On Tuesday, I got a glimpse of the famous Witches Market of La Paz.
Beyond the selection of sea shells (in the Andes!), powders, dried herbs, plants, and baby llamas, what immediately jumped out to me was the people attending the market. There were locals, of course, but the majority were the vendors themselves. Attendees were foreign and far outnumbered local people I saw at the market.
Although I was expecting to see tourists, as the Witches Market makes tourism lists of interesting La Paz activities consistently, it was still unsettling to see so many tourists in one space. I couldn’t help but wonder what the tourists’ perceptions of the Witches Market and products were. When I saw the dried llama fetuses, I didn’t think much of it. Based on my upbringing, I have no qualms about killing animals for food or cultural practices, and as I understand it, the llama fetuses are used for cultural practices.
Seeing dried llama fetuses might make some uncomfortable, but why would it? I was curious to know what the tourists’ opinions were. I heard many different languages being spoken and just felt curious about foreigner perception of the Witches Market and “Bolivian culture.” I write quotes around it because it is easy to confuse something that may be a part of an Indigenous culture or part of a specific subculture within Bolivia as being “mainstream” Bolivian culture. For me, the Witches Market raised questions of cultures within Bolivia, whose cultures are they, how do outsiders perceive them on a day-to-day basis and on a transaction basis. I say transaction since so much mass-produced, mixed llama-synthetic sweaters with Andean design are sold every day. The Witches Market takes consumer demand for Indigenous-inspired or authentic designs and products to a new level with llama fetuses and powders galore. I can’t help but wonder what attracts tourists to a place called the Witches Market- is it to ogle at the “strange” products and people there? Are tourists really shopping for llama fetuses, powders, and seashells?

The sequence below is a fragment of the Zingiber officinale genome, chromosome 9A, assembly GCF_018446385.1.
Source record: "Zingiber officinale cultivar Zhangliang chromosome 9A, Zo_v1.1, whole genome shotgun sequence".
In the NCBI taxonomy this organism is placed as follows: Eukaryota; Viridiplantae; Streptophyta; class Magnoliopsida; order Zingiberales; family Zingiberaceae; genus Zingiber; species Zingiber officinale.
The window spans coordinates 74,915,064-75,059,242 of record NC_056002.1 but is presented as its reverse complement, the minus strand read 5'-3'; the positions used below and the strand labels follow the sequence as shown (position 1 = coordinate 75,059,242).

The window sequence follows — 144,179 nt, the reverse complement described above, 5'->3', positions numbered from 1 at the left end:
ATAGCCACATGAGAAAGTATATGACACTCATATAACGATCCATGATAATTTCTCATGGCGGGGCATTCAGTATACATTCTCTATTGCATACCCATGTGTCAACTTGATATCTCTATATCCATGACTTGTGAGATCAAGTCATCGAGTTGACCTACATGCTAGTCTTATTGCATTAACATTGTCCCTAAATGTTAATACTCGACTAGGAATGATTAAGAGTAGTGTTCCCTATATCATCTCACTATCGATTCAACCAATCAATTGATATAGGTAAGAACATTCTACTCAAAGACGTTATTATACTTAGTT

So what was my motivation? Anything associated with witchcraft and the occult interests me, so my motivation was based on personal curiosity and interest. I’m sure plenty of others go there for that reason as well. After all, curiosity shops always draw customers. But at the same time, my mind wandered about what attracts tourists to Bolivia, what are they looking for and what do they want to see?It brought me back to my hometown in Alaska that had Peruvian vendors every summer for a festival. They sold colorful Andean style bags that were very popular because they were “trendy” at the time. Of course, the Peruvian vendors made a killing, but the eager consumption of colorful textiles from Mexico, Central, and South America has always perplexed me, as many consumers don’t care about what they are wearing and where it came from, and then there are others that reject what isn’t “authentic” to them.